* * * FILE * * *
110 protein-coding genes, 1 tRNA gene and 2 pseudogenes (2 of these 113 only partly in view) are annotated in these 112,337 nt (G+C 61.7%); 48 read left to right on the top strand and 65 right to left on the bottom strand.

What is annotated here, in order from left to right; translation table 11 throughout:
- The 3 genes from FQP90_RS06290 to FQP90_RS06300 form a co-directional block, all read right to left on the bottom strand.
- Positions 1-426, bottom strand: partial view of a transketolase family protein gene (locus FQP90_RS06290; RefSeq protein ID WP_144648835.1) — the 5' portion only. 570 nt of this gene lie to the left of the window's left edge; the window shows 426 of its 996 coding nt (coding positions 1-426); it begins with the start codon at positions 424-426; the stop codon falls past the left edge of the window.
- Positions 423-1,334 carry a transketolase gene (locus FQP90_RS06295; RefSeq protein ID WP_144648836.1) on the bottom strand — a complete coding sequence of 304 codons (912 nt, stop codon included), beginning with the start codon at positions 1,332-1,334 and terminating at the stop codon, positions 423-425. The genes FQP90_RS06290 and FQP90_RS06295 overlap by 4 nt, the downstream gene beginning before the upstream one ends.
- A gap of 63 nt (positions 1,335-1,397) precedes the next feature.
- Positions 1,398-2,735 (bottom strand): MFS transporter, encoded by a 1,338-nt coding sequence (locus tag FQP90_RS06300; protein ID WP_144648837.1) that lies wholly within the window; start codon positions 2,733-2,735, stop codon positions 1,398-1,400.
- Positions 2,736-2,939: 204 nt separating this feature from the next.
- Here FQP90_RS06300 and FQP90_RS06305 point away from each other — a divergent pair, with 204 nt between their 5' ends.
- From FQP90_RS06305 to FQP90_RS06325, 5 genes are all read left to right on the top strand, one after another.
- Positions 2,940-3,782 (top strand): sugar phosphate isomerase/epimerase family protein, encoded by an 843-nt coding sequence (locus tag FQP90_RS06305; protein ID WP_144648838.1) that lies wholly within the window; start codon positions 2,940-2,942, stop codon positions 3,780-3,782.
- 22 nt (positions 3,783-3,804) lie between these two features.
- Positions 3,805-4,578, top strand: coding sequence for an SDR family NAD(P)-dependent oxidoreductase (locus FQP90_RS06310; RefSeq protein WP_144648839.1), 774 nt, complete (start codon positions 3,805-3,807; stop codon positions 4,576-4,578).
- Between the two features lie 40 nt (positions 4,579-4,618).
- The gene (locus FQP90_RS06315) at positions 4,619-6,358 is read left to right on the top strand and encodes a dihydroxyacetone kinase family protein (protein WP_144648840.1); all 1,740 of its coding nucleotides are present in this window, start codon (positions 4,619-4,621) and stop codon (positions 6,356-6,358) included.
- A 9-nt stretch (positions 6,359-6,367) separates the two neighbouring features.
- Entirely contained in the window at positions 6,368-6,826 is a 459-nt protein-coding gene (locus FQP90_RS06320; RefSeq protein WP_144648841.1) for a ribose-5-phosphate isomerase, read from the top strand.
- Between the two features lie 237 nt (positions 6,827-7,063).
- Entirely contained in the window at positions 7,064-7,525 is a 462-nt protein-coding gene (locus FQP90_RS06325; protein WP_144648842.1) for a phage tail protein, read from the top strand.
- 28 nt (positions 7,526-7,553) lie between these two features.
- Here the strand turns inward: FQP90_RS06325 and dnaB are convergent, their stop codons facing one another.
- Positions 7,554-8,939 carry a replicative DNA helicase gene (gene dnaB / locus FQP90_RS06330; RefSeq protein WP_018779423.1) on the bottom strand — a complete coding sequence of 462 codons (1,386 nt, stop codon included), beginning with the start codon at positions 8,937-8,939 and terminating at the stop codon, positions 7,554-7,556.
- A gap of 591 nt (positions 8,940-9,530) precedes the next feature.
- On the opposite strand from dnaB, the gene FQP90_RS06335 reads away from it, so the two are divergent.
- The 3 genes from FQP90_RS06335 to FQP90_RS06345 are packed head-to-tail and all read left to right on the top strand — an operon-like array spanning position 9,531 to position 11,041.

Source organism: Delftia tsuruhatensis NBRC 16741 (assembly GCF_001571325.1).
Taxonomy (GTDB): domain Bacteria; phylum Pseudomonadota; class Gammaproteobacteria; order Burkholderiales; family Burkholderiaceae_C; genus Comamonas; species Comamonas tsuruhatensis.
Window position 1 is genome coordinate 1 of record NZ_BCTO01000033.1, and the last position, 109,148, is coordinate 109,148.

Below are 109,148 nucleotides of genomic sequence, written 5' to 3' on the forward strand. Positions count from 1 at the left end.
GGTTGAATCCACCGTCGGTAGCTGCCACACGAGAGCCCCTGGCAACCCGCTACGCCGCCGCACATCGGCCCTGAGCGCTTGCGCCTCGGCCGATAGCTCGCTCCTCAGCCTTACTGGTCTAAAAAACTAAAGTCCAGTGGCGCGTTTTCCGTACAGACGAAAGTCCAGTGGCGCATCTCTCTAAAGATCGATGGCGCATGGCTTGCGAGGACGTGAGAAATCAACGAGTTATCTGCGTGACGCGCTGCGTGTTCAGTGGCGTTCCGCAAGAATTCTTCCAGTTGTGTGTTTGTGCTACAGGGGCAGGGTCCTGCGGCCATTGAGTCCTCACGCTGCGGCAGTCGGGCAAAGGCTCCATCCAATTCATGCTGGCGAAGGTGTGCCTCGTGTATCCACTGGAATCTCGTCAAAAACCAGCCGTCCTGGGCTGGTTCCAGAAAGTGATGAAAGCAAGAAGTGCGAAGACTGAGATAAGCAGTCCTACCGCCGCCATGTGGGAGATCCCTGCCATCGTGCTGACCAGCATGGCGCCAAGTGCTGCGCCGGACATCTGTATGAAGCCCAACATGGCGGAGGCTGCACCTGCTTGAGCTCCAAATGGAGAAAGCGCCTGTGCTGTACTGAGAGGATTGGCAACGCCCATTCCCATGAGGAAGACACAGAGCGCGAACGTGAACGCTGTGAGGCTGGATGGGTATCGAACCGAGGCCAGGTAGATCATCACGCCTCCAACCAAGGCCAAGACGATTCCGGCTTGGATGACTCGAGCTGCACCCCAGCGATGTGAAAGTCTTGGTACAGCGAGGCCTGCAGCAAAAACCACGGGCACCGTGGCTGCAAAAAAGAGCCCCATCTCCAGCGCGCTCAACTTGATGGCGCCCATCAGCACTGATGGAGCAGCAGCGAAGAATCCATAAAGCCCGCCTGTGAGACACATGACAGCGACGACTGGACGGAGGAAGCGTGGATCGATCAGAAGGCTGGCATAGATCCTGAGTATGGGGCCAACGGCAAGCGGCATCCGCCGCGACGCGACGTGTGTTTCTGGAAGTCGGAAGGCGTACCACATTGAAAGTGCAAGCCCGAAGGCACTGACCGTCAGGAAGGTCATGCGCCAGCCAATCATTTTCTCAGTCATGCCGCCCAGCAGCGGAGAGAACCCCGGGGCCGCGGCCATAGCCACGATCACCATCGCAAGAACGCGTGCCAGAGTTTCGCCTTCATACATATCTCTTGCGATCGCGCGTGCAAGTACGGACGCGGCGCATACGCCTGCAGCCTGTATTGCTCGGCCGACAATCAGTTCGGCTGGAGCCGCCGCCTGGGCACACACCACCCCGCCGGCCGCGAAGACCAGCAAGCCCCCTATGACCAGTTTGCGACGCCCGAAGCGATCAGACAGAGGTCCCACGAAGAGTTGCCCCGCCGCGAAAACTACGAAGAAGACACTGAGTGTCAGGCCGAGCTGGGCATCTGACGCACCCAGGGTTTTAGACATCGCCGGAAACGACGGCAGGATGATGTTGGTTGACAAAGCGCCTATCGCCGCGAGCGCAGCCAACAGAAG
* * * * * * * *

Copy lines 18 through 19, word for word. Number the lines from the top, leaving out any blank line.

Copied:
- Between the two features lie 237 nt (positions 6,827-7,063).
- Entirely contained in the window at positions 7,064-7,525 is a 462-nt protein-coding gene (locus FQP90_RS06325; protein WP_144648842.1) for a phage tail protein, read from the top strand.